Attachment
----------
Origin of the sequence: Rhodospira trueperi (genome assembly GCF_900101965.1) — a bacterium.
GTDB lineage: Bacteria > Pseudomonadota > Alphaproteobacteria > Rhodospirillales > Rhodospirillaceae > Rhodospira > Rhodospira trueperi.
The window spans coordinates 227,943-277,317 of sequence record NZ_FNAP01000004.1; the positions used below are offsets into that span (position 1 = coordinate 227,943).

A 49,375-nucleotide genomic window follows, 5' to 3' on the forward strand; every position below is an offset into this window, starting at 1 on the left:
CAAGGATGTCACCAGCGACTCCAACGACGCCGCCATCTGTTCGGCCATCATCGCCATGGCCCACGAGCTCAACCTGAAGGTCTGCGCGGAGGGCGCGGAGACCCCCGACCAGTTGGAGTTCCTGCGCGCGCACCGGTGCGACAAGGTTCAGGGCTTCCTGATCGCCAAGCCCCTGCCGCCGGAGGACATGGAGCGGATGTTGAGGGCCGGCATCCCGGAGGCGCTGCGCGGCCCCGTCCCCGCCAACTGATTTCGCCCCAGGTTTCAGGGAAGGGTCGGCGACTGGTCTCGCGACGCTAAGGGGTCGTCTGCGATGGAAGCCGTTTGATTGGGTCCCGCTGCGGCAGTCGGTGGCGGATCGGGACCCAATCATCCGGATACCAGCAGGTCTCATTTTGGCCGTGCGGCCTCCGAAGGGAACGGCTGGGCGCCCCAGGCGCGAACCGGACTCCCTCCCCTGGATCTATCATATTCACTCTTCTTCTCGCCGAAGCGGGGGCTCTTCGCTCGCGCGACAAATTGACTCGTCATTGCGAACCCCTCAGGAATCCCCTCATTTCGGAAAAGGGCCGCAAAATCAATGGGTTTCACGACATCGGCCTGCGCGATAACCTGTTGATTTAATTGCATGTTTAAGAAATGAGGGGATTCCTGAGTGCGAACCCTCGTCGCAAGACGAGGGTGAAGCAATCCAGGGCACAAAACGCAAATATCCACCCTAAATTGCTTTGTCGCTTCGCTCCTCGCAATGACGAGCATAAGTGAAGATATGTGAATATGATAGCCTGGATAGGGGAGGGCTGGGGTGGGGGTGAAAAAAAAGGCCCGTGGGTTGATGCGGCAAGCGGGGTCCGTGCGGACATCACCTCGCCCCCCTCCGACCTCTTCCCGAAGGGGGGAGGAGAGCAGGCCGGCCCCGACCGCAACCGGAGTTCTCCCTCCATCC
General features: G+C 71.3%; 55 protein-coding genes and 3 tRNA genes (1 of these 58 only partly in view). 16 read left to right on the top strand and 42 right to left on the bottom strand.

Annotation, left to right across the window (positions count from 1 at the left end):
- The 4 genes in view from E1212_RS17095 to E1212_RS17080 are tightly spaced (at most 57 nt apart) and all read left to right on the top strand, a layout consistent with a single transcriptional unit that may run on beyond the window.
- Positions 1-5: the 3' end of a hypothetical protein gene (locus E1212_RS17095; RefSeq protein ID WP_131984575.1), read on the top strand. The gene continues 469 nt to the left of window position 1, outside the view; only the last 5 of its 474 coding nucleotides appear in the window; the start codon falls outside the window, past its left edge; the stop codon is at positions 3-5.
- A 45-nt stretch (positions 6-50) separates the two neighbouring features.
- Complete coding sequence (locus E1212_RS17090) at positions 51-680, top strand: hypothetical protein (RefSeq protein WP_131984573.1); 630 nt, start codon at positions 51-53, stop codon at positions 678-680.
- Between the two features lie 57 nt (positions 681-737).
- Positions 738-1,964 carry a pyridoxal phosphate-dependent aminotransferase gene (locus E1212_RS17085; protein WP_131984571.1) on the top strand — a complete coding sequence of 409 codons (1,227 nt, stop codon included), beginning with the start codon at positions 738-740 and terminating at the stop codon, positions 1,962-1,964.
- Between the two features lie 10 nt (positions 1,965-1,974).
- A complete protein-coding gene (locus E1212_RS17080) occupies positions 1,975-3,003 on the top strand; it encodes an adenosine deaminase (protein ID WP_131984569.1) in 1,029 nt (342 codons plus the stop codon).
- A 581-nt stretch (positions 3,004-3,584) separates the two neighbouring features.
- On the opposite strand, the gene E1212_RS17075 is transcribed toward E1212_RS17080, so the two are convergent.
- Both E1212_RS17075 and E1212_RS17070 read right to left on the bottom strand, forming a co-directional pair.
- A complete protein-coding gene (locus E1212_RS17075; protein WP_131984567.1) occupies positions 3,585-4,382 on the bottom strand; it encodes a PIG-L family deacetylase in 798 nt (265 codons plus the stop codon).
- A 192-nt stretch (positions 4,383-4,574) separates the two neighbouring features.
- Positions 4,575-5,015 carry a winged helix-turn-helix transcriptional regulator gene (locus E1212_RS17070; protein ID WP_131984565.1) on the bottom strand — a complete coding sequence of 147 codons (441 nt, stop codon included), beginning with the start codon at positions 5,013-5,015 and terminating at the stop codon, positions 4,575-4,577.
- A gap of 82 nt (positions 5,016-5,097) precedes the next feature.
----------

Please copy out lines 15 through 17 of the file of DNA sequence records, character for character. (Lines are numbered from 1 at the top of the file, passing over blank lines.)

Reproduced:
- A complete protein-coding gene (locus E1212_RS17080) occupies positions 1,975-3,003 on the top strand; it encodes an adenosine deaminase (protein ID WP_131984569.1) in 1,029 nt (342 codons plus the stop codon).
- A 581-nt stretch (positions 3,004-3,584) separates the two neighbouring features.
- On the opposite strand, the gene E1212_RS17075 is transcribed toward E1212_RS17080, so the two are convergent.